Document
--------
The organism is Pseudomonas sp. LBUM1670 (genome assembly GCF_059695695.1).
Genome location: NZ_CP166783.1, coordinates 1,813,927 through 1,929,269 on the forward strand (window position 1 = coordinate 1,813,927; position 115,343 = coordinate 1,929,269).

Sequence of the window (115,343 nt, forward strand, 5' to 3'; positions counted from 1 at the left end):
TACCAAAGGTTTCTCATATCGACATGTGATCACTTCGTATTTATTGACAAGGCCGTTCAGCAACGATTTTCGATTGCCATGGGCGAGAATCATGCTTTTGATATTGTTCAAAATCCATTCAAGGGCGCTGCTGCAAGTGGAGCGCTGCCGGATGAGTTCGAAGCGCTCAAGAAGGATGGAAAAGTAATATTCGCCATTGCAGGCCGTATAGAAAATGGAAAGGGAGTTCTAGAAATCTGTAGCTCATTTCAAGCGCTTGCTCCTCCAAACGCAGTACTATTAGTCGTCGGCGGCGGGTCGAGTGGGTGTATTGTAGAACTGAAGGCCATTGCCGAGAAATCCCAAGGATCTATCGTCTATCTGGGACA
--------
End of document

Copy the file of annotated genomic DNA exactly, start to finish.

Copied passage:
The organism is Pseudomonas sp. LBUM1670 (genome assembly GCF_059695695.1).
Genome location: NZ_CP166783.1, coordinates 1,813,927 through 1,929,269 on the forward strand (window position 1 = coordinate 1,813,927; position 115,343 = coordinate 1,929,269).

Sequence of the window (115,343 nt, forward strand, 5' to 3'; positions counted from 1 at the left end):
TACCAAAGGTTTCTCATATCGACATGTGATCACTTCGTATTTATTGACAAGGCCGTTCAGCAACGATTTTCGATTGCCATGGGCGAGAATCATGCTTTTGATATTGTTCAAAATCCATTCAAGGGCGCTGCTGCAAGTGGAGCGCTGCCGGATGAGTTCGAAGCGCTCAAGAAGGATGGAAAAGTAATATTCGCCATTGCAGGCCGTATAGAAAATGGAAAGGGAGTTCTAGAAATCTGTAGCTCATTTCAAGCGCTTGCTCCTCCAAACGCAGTACTATTAGTCGTCGGCGGCGGGTCGAGTGGGTGTATTGTAGAACTGAAGGCCATTGCCGAGAAATCCCAAGGATCTATCGTCTATCTGGGACA